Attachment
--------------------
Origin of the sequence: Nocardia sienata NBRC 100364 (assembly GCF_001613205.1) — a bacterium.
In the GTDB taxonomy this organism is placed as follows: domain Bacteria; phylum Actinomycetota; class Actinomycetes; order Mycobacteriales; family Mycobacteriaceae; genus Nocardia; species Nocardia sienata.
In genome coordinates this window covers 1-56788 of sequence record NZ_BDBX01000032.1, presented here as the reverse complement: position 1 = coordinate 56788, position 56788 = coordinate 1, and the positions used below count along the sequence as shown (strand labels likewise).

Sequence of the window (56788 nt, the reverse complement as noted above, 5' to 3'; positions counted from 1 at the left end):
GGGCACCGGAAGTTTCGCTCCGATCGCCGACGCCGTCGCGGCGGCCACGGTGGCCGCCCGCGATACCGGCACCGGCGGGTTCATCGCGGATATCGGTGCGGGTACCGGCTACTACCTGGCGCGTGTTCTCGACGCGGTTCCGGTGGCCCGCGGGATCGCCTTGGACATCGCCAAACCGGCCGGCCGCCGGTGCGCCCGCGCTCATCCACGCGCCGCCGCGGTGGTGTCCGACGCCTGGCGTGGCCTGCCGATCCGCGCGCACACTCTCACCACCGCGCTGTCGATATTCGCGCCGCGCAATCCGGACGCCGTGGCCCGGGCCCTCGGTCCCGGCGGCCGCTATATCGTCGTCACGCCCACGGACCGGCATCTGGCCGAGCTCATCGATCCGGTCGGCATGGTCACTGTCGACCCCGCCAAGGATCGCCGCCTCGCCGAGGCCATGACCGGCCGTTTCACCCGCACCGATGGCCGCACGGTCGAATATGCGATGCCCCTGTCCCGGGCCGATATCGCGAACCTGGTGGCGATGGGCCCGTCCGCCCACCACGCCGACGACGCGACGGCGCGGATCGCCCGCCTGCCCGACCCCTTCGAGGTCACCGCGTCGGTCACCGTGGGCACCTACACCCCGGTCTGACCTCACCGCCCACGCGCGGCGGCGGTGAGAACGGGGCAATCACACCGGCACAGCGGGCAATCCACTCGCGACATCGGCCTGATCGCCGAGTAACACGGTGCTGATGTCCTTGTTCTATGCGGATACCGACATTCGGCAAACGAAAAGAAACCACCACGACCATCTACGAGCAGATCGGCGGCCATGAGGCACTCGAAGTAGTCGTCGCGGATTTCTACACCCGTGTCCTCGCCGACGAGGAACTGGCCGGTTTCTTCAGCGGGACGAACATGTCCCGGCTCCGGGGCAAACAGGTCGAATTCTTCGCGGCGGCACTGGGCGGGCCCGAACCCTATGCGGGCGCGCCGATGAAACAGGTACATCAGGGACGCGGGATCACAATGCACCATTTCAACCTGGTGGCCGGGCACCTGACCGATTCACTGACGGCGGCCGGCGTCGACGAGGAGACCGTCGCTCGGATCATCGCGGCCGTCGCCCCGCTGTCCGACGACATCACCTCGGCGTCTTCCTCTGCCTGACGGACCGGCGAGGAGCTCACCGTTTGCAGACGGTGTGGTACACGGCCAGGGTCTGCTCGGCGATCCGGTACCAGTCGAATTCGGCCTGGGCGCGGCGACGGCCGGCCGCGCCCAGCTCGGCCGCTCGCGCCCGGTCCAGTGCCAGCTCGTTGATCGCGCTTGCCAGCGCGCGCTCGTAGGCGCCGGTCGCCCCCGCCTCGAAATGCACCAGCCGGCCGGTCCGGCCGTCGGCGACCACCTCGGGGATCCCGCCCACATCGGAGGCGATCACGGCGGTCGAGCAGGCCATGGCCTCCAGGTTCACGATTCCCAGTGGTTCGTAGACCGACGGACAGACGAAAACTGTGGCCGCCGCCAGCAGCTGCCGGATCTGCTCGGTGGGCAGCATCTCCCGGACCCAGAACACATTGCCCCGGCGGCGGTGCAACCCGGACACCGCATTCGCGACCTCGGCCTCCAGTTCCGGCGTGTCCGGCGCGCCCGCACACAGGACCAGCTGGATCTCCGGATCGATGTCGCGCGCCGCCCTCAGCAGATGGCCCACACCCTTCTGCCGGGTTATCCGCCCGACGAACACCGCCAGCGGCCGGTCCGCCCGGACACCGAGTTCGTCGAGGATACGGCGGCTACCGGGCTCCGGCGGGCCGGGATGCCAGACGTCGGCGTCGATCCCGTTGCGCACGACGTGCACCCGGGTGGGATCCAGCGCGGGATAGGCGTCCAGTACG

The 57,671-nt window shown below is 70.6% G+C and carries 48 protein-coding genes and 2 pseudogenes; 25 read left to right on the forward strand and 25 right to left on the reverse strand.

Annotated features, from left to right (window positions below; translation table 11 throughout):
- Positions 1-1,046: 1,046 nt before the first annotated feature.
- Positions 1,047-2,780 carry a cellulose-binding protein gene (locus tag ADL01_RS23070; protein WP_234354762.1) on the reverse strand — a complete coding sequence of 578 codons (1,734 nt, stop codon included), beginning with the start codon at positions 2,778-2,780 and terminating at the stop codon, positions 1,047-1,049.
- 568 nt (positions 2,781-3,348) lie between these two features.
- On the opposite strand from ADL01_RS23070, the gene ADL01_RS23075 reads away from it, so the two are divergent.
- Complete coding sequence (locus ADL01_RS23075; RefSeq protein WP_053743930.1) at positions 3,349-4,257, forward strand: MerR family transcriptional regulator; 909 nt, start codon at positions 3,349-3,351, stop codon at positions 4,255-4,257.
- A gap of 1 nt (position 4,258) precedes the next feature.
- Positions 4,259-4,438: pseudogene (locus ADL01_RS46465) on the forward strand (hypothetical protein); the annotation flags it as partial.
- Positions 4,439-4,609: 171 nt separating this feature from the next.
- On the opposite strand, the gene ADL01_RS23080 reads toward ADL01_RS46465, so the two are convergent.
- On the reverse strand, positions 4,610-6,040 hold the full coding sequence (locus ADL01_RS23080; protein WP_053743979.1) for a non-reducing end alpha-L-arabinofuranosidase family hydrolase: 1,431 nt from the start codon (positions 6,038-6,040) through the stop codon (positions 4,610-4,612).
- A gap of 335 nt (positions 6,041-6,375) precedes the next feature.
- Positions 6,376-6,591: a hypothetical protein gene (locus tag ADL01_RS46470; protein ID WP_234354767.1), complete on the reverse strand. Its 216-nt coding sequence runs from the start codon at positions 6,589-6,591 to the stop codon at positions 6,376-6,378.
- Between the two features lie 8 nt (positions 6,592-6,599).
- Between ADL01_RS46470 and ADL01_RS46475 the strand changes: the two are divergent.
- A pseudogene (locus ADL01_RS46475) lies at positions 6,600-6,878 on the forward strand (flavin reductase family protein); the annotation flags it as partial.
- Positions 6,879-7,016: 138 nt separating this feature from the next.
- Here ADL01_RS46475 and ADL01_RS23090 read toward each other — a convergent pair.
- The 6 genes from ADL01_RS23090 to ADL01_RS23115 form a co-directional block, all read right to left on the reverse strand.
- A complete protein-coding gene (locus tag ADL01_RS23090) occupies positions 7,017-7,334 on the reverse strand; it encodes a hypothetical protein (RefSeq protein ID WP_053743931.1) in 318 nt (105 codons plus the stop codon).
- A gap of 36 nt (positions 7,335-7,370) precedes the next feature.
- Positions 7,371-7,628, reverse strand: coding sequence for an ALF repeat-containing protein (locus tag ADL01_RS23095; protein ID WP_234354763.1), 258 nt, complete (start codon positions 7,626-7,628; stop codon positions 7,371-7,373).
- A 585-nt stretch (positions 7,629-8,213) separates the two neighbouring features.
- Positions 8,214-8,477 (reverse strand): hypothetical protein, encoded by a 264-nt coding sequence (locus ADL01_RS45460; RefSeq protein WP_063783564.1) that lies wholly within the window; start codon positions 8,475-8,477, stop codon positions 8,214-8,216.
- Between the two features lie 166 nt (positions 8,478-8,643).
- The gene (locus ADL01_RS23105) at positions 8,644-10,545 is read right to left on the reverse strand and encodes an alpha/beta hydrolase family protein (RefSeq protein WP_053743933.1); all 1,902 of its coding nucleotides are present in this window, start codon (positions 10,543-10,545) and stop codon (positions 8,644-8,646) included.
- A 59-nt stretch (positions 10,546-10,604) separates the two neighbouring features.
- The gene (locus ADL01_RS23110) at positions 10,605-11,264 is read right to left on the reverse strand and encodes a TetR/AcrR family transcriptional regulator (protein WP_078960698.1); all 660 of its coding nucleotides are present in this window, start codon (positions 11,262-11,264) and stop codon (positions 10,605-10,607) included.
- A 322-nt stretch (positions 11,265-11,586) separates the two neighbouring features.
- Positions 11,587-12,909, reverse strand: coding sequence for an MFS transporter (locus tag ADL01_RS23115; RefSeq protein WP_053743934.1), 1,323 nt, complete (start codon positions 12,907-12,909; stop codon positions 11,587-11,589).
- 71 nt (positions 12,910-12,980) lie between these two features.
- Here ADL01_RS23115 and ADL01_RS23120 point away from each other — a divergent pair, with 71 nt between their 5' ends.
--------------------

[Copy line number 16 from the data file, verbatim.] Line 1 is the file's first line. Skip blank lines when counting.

- On the opposite strand, the gene ADL01_RS23080 reads toward ADL01_RS46465, so the two are convergent.